This also gives them a sense that it is an appropriate time to have questions, which can keep them from feeling embarrassed. It makes them feel more comfortable, and it provides an opportunity for you to assess whether you should move on to the next topic or spend some more time on the current one.

Let Them Try for Themselves
Many people learn more effectively when doing things themselves than when simply being taught. Whether you are teaching someone how to use a phone, tablet, computer, or another device, encourage them to learn by doing. Explain or demonstrate how to do something, then ask them to do it themselves. Allow them to take an active role in learning, and they are likely to pick up new skills much faster.

Validate Their Feelings
Seniors often get frustrated when trying to learn about technology from someone younger. They have grown accustomed to being more knowledgeable about many subjects than younger people simply because they have so much more life experience. There is a chance that they haven’t been a novice at something in decades and experiencing those feelings can be incredibly frustrating. Validate their feelings and let them know that it is perfectly all right for them to be confused in the beginning. Remind them that everyone has to start somewhere and that they can and will learn.

Wow Them
When you use technology every day, it’s easy to forget just how amazing it can be. By wowing seniors with just how amazing the tech world is, you can encourage them to work through the challenges and become savvy users themselves. Bring up a satellite view of their childhood home on Google Maps, or help them FaceTime with their grandkids on the other side of the country. Show them how you can print out beautiful photographs at home using their inkjet printer. By providing these little experiences, you can help get them more engaged in the learning process.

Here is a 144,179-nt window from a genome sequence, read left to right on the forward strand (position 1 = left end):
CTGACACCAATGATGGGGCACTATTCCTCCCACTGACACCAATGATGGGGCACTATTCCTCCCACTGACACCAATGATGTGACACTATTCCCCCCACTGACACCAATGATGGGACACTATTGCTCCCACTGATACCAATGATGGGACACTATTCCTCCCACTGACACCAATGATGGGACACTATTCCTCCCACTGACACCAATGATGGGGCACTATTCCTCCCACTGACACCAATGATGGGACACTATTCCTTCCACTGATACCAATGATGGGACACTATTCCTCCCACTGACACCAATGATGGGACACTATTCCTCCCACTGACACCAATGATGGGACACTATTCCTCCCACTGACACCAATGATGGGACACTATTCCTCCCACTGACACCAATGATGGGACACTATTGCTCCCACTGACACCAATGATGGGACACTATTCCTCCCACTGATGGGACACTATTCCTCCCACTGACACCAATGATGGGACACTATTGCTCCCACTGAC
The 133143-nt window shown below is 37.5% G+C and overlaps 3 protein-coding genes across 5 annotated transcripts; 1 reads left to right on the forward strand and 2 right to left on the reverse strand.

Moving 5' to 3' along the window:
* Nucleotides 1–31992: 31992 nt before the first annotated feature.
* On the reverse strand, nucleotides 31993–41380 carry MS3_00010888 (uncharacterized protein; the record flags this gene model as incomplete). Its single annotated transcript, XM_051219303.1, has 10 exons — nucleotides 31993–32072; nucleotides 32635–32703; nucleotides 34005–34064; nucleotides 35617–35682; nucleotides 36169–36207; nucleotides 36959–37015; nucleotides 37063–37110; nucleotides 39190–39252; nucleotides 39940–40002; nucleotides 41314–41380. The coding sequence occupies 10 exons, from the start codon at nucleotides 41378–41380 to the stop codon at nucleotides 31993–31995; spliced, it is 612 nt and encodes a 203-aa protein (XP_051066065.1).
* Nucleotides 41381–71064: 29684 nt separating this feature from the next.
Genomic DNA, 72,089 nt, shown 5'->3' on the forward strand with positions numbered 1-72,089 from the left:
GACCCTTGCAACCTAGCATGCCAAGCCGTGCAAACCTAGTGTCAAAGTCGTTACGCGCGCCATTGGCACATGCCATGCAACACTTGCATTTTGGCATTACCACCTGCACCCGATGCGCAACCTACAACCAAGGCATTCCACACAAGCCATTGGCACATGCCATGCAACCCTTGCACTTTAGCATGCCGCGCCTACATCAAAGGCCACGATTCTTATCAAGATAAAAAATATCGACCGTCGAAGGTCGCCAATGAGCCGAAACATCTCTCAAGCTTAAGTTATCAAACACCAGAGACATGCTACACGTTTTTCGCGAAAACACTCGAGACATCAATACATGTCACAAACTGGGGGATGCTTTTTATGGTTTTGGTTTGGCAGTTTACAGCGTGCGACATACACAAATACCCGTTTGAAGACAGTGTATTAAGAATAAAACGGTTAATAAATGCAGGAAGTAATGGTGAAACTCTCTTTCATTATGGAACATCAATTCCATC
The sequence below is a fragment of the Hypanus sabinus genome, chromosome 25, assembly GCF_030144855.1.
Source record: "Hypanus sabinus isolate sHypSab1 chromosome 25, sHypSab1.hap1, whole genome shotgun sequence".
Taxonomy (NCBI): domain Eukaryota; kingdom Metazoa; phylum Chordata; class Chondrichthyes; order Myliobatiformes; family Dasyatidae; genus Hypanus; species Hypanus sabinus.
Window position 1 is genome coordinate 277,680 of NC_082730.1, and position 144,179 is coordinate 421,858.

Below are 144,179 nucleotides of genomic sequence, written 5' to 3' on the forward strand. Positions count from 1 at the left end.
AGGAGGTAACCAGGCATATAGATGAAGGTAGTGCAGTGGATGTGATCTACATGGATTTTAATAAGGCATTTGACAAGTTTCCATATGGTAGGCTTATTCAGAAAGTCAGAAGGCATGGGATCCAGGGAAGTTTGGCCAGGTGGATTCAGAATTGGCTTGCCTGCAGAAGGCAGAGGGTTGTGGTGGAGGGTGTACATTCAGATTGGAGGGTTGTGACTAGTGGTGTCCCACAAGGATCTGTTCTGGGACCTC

The Bottom Line
Teaching seniors how to use technology can be difficult. It’s important to remember, though, that even if they don’t know how to use a smartphone or a laptop, they have just as much knowledge and intelligence as anyone else. Be kind and patient and encourage them to practice their new skills as they learn. Be open to questions and don’t ever make them feel like a burden if it takes them a while to fully grasp a new concept. While teaching older people how to use technology can be frustrating, it is also incredibly rewarding. You may even learn a thing or two yourself along the way.

Tania LongeauTania Longeau serves as the Head of Services for InkJet Superstore. Tania oversees a team of Operations and Customer Service Reps from the Los Angeles headquarters. Before joining InkJet Superstore, Tania was a team leader and supervisor working for one of the biggest mortgage and real estate companies in the country. She is a happily married mother of one who enjoys spending time with her family and reading in her leisure hours.

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Thanks Tania!

Tuesday, July 9, 2019

Caring for Your Aging Parents Course

I have recently published my newest course on, Caring for Your Aging Parents. The cost is $22 USD. Check it out, pick up some tips and resources to assist you in this journey. Know that you are NOT alone. Please share the link with friends and family.